Well, I finished quickly and we stopped at the National Cemetery in Riverside and inspected my FIL's headstone (or grave marker, as he was cremated and how does one call it a "head" stone?) and left with mixed feelings. While his burial was handled better than my MILs was (she was cremated, my SIL held no services of any kind and then took the urn with the ashes and dumped my MIL off the side of a party boat on the Colorado River. You think I'm kidding? I'm not even exaggerating!) my FIL did have the aforementioned Memorial Mass and was then unceremoniously shipped to the VA cemetery where he was interred with no further thought. He rests in a newly excavated section (although I know grass WILL show up when it's full) under a standard G.I. marker. It bears no cross, which, I assume, would have cost, as opposed to the government freebie. Now, my FIL may not have been the most honest or ethical guy you ever met...but he was very Italian and very Catholic and his Italian immigrant parents are spinning like lathes at the lack of any religious notations. It's not like the government doesn't allow it, almost all of the stones there have a simple cross in a few styles, or Star of David, sometimes a crescent or the Masonic emblem (what is that? It's a tool, a carpenters level?) and every now and then, something that, while I can't quite describe it, is obviously the Angel Moroni. religious mark. And no tag line. You know "Beloved husband and father,"  "Have another drink," that kind of thing? Every time anyone asked him how he was he always answered "Never better" which would have been a very cool thing to put. I've got a hunch that would have cost extra too. In fact, I'm not sure anyone even specified what should have been on the marker, I don't think they gave it that much thought.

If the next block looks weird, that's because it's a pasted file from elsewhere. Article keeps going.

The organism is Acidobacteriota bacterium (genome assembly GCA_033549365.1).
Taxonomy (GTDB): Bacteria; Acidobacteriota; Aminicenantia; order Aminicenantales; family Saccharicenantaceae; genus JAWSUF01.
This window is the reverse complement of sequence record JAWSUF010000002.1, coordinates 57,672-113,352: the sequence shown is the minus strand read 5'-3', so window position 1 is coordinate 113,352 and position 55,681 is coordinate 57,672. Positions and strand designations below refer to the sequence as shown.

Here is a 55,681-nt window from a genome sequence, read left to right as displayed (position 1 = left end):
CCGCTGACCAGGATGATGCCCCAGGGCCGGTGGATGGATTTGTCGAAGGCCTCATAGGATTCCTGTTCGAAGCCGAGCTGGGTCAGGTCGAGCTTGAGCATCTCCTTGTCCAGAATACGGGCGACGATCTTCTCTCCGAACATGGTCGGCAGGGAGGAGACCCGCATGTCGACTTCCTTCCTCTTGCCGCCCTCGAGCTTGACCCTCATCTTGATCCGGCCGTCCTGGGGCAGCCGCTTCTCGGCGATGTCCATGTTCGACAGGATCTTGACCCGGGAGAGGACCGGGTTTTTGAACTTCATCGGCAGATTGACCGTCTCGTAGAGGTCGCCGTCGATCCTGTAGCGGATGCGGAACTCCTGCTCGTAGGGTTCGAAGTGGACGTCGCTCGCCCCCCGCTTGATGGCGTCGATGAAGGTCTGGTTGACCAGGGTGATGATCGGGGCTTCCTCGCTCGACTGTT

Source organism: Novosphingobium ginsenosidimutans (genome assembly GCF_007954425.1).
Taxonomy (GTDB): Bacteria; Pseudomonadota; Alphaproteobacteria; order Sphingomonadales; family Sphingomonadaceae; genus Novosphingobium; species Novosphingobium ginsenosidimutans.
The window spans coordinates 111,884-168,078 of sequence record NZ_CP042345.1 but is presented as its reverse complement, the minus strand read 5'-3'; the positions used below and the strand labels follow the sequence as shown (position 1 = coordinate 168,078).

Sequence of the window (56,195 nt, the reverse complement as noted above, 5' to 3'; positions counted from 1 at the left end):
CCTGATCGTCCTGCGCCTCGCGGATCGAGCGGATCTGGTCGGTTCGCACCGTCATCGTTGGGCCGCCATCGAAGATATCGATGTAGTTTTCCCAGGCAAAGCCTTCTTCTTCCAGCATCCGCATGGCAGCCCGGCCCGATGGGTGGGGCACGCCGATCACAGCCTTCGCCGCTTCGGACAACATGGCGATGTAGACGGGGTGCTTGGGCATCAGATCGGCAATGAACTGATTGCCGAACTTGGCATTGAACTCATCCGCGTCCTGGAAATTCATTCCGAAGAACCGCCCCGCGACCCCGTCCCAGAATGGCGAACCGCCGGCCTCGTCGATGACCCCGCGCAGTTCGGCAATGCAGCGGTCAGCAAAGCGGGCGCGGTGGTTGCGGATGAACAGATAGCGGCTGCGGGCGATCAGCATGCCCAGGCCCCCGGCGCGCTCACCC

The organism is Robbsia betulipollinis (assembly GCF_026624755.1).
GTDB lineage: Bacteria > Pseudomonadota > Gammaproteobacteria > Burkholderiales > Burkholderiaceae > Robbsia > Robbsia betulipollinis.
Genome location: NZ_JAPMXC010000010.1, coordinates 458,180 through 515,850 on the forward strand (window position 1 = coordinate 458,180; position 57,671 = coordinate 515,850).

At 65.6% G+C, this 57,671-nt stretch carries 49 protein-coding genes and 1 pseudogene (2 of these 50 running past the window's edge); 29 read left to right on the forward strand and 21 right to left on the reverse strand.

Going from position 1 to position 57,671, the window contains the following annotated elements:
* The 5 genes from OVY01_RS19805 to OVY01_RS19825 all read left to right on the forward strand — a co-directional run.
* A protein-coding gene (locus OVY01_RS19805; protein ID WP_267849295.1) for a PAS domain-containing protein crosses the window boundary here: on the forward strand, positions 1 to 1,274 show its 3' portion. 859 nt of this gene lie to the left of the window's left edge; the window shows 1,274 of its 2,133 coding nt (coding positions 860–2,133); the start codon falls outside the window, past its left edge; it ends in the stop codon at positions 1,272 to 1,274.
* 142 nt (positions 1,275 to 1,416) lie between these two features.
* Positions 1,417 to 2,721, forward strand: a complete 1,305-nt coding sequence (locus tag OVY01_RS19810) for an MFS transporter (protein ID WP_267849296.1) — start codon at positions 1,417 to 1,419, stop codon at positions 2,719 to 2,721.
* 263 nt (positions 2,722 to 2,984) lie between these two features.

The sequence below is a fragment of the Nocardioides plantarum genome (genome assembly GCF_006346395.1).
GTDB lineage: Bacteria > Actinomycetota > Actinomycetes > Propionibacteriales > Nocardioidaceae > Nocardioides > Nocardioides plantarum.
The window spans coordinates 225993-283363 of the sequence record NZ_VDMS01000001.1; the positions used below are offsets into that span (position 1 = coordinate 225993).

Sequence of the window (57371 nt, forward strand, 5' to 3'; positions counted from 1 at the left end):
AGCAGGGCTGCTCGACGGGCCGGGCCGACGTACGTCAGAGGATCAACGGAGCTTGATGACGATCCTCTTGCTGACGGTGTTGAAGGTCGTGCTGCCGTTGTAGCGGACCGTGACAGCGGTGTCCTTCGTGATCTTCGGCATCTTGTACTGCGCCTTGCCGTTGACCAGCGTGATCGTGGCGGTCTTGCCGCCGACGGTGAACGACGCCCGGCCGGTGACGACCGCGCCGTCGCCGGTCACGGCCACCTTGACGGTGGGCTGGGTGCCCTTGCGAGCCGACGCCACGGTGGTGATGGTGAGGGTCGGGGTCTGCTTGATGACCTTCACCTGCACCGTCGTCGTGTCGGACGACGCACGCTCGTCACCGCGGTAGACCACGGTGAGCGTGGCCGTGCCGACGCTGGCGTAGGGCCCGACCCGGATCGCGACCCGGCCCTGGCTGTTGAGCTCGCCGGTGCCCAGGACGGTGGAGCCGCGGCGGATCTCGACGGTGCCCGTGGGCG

We made a stop at the Indian Casino and then headed for home. We decided to conserve precious money and just go straight home and eat late. And THIS is where my day got better. We made a stop for cat food and milk and I grabbed stuff for spaghetti and meatballs, which would cook up quickly.

No, there was no gourmet grinding of the Kobe beef meatballs, I did NOT make fresh pasta nor did I start roasting heirloom tomatoes with the fresh chervil I hadn't picked up at the Farmer's Market I hadn't bothered to go to because I was sitting on my sofa drinking a Sam Adams and watching the Notre Dame-Air Force game. We carried the bags up the back stairs directly into the kitchen. My sons started unpacking the few things. One grabbed the pasta pot and was filling it with water, the other one flipped on the oven to preheat and was dealing the frozen garlic bread slices on a cookie sheet like a poker dealer, someone passed the cat's dish over and I filled it. The three of us worked in a line in my tiny kitchen, grabbing, warming and in 15 minutes we sat down to fettuccine with pre-cooked turkey meatballs simmered in sauce from a jar served with pre-grated Parmesan, a Caesar salad from a kit and the garlic toast from the freezer section. It was hot, we were starving, we were all together, if only in the living room with our feet up, our plates in our laps while we watched a re-run of "Big Bang Theory" and waited for "Pan Am" to come on.  It was wonderful.

I didn't ask anyone to help. My sons, both old enough to drink, did as they have done for years, they simply pitched in. They know their way around a kitchen and a grocery store. The fact that I wasn't alone in the kitchen, the fact that it never occurred to them to go in and open their laptops while I made what was a very simple supper but stayed to help suddenly made the entire day worth while. I realized with absolute certainty, that I had actually done SOMETHING right. 

It's the small victories that mean the most.